Grade 3 Healthy Eating Lesson Plan: Life Skills

Lesson Plan Title:

Grade 3 Life Skills Lesson Plan: Healthy Eating

Materials Needed:

  • Whiteboard and markers
  • Pictures of various foods
  • Healthy Eating worksheets
  • Crayons/coloured pencils
  • Digital projector/laptop (optional)
  • MyPlate chart or visual aid
  • Scissors and glue (if cutting and pasting are part of the activity)

Learning Objectives:

By the end of the lesson, students will be able to:
1. Identify the five food groups and examples of foods within each group.
2. Understand the importance of a balanced diet.
3. Explain how each food group contributes to health and development.
4. Create a balanced meal using foods from different groups.


  1. Nutrition – The process of consuming and using food for growth and health.
  2. Balanced Diet – A diet that contains the right amounts of all the necessary nutrients.
  3. Carbohydrates – Foods that provide energy.
  4. Proteins – Foods that help build and repair body tissues.
  5. Vitamins – Nutrients that help regulate body processes and protect against diseases.

Previous Learning:

Students have previously learnt about the different types of food through basic food vocabulary and recognition. They have also been introduced to the concept of meals and snacks.

Anticipated Challenges and Solutions:

  • Some students might struggle to recognise which foods belong to which food groups. Solution: Use clear, colourful images and a detailed MyPlate chart for reference.
  • Students may have difficulty understanding the importance of each nutrient. Solution: Provide simple explanations and connect nutrients to their benefits (e.g., “Proteins help you grow strong muscles”).

Beginning Activities (4 minutes):

  1. Introduction to Learning Objectives (2 minutes)
  2. Introduce the lesson by explaining the importance of eating healthy foods.
  3. Share the learning objectives with the students.

  4. Activate Prior Knowledge (2 minutes)

  5. Briefly discuss what students already know about their favourite foods and meals.
  6. Ask questions like “What did you eat for breakfast today?” and “Why do you think it’s important to eat different types of food?”

Middle Activities (32 minutes):

  1. Direct Instruction (10 minutes)
  2. Introduce the MyPlate chart using a visual aid. Explain each food group: fruits, vegetables, grains, proteins, and dairy.
  3. Give examples of foods in each group.
  4. Discuss the roles of each nutrient (e.g., carbohydrates for energy, proteins for muscle repair, vitamins for body functions).

  5. Guided Practice (10 minutes)

  6. Distribute Healthy Eating worksheets featuring a blank plate divided into sections for each food group.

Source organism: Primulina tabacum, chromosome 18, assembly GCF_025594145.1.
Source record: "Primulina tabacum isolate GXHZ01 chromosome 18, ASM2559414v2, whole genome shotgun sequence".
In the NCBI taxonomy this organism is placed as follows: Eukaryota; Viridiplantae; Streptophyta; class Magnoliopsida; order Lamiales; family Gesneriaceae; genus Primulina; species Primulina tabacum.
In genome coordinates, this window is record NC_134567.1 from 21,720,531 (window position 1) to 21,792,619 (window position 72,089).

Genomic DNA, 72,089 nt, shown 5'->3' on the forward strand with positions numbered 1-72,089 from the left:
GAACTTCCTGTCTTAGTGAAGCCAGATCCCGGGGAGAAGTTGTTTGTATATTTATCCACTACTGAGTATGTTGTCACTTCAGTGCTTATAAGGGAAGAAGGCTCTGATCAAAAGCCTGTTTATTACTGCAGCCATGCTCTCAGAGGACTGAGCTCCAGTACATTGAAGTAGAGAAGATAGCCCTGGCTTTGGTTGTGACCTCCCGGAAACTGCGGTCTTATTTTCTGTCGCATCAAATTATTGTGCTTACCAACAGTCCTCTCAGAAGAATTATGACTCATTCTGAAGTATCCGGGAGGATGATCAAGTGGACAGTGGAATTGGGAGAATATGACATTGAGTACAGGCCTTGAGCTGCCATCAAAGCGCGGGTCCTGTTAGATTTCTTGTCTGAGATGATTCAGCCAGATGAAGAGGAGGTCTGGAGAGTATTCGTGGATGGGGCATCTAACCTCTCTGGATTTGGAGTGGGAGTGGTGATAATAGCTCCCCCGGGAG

7. Provide pictures of various foods (or allow students to draw them) and ask students to place each food in the correct section on their plate.
  8. Walk around the classroom to provide support and check for understanding.

  9. Independent Practice (8 minutes)

  10. Ask students to create their balanced meal using the worksheet and food pictures.
  11. Encourage them to include at least one food from each group.

  12. Peer Sharing (4 minutes)

  13. Have students pair up and explain their choices to each other.
  14. Allow a few students to share their plates with the class.

End Activities (4 minutes):

  1. Exit Ticket Activity (3 minutes)
  2. Have students write or draw one thing they learned about healthy eating on a sticky note or small piece of paper and place it on the whiteboard.
  3. Ask students to include why they think it is important to eat a balanced diet.

  4. Review and Conclusion (1 minute)

  5. Recap the key points of the lesson.
  6. Remind students why it is important to eat from all food groups.

Assessment and Checks for Understanding:

  • Observation during guided practice to ensure students can categorise foods correctly.
  • Review of students’ Healthy Eating worksheets.
  • Exit tickets will provide insight into individual student understanding and retention of the lesson content.

Differentiation Strategies for Diverse Learners:

  • Provide extra support and simplified explanations for students who may struggle.
  • Use more complex examples or ask deeper questions for students who grasp the concepts quickly.
  • Visual aids and hands-on activities help cater to different learning styles.

Teaching Notes:

  • Emphasise the importance of each food group by relating them to everyday activities (e.g., “Carbohydrates give you the energy to play and learn”).
  • Use real-life examples to make the lesson relatable.
  • Ensure all materials are accessible to students with disabilities, consider large print materials or auditory aids when necessary.

This lesson plan integrates interactive activities and visual aids to help Grade 3 students understand the concept of healthy eating, reinforcing the knowledge through both collaboration and individual practice.

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